3 ways the UFC Venum fight kit deal affects fighters
The ref raising Nate Diaz’s right hand as he drinks almond milk “Stockton” with his left. Francis Ngannou’s extravagant driving entrance into the octagon in an all-new Ford Escort. Jan Blachowicz casually shines his lightweight belt with a non-toxic “Warsaw” polish as Bruce Buffer shouts “and always”.
Maybe at some point the UFC may have considered this level of sponsorship of headstrong fighters inside the Octagon, but the $ 70 million deal with Reebok in 2014 meant the fighters were losing control of what they could approve of during the fight week.
After the recent UFC 260 event, this deal with Reebok officially ended (excluding shoes). From today and for the next “three or more” years (according to UFC vice president Lawrence Epstein), martial arts brand Venum will take over from Reebok.
Let’s take a look at three ways the UFC Venum Fight Kit deal affects fighters.
3. Salary increase
Grunts from UFC fighters over the past seven years have focused on declining overall revenue due to the nature of the deal with Reebok, so maybe they’ll be slightly happy that Venum’s reign. brings a small increase in salary.
The new increased amount depends on the number of fights a fighter has participated in. Fighters who have fought five or fewer times will receive an additional $ 500 per fight, an additional $ 1,000 if they have had six or more fights, and an additional $ 2,000 if they fight for a title.
2. Better representation in the UFC
Only time will tell, but it’s hard to imagine Venum being as sloppy as Reebok.
Have you ever heard of a fighter called Anderson Aldo? Perhaps a Frankenstein-style wishful thinking from a UFC fanboy in the ranks of Reebok, this Brazilian merger of two separate fighter names is just one of many embarrassing mistakes they’ve made in this regard. which concerns UFC goods.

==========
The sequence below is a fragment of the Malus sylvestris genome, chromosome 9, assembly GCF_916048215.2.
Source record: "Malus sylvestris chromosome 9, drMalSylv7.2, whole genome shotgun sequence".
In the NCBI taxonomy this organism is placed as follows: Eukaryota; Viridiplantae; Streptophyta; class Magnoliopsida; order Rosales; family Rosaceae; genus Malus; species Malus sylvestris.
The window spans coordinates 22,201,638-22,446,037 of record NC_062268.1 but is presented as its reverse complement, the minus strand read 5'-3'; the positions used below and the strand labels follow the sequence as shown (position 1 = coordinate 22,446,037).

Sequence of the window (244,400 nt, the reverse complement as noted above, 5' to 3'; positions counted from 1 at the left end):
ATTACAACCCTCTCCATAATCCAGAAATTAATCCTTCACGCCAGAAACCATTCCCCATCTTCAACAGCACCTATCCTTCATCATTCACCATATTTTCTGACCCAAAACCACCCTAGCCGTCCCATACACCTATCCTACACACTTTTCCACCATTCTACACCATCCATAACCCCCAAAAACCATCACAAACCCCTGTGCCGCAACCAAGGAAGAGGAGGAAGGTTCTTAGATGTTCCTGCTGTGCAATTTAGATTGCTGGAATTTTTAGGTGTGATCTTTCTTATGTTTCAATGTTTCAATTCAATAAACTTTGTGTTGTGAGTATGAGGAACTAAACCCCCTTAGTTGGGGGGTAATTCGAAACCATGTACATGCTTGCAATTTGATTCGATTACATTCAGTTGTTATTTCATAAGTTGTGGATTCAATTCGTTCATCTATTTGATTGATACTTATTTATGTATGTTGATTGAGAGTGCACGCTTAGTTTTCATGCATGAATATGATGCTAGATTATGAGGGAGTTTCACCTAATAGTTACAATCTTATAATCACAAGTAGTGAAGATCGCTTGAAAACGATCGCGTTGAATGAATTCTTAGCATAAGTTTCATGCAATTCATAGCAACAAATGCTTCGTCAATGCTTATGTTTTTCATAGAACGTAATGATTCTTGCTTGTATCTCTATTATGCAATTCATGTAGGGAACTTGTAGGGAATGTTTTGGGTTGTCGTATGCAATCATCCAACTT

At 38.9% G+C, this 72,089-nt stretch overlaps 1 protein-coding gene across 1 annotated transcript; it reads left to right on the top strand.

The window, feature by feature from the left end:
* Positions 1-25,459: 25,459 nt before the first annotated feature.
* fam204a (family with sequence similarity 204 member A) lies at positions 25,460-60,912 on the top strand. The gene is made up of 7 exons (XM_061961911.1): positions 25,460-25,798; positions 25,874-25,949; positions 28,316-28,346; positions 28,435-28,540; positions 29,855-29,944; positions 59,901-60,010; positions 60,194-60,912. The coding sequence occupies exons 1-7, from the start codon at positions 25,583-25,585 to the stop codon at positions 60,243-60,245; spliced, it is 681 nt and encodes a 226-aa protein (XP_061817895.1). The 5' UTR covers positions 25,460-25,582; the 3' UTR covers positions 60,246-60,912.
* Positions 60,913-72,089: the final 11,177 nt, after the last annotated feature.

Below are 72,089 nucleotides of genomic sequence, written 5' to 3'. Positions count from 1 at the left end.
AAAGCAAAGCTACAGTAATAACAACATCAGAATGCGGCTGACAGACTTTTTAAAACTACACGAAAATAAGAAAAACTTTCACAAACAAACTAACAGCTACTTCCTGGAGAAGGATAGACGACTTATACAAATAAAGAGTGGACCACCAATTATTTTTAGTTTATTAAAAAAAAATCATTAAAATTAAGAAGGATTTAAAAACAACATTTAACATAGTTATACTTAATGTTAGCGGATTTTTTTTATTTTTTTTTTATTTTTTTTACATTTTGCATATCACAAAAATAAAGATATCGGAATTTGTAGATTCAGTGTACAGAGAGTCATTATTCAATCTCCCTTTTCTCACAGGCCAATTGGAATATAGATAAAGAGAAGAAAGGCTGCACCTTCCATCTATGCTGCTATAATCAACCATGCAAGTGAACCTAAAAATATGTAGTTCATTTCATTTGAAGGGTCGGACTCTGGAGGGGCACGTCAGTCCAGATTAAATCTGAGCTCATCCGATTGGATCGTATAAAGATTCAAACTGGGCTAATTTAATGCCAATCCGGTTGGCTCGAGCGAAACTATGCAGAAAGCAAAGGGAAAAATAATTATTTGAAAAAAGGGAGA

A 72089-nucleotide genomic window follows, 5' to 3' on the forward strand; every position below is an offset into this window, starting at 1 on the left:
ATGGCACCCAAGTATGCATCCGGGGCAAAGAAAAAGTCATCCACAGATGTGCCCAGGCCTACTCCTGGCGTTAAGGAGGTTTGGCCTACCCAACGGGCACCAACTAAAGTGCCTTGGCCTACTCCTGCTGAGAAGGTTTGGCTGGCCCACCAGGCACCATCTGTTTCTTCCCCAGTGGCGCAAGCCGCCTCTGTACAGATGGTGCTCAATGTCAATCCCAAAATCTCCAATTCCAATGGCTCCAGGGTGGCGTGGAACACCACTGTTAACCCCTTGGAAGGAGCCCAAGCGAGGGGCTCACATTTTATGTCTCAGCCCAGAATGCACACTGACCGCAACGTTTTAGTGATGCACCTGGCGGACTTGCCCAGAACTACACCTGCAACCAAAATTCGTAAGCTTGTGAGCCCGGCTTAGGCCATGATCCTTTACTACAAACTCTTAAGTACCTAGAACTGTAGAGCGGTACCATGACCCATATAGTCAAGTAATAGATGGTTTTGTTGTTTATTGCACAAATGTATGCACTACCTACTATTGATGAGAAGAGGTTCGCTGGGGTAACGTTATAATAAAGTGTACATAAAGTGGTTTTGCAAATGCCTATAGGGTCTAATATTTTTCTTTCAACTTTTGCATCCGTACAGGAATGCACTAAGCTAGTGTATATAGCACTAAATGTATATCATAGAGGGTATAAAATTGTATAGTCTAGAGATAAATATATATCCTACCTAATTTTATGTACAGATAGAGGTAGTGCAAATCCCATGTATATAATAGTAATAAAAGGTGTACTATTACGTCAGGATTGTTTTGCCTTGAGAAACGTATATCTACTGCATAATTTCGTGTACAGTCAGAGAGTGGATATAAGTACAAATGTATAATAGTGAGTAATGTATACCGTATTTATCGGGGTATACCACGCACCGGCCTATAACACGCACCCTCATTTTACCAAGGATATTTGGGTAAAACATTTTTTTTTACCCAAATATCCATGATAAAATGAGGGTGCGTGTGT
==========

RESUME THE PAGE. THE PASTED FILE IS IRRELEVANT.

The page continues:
The blunders didn’t stop at the clothes. Reebok created an internal poster for UFC 189 that has a “Microsoft Paint on a Reclining Boat” vibe. To top it off, during the official announcement of the deal, the CEO of Reebok appeared to call Lorenzo Fertitta “Lorenzo Fatatta”.
1. Less control
Aside from the marginal salary increase, most UFC fighters probably won’t care much about this deal. From the initial sponsorship fee in 2009, when the UFC billed outside sponsors $ 50,000 per octagon appearance, to the current fight week sponsorship ban since 2014, fighters have felt the The UFC’s grip on their income is tightening more and more.
People like Brendan Schaub have openly criticized the deal with Reebok, saying he made six figures with sponsors before 2014.
As the UFC continues to grow exponentially around the world, making lucrative deals with sponsors and TV stations, with no hope of fighter unionization in sight, you could be forgiven as a fighter. of the UFC not to be excited about new shorts with a snake logo then going to a misspelled word.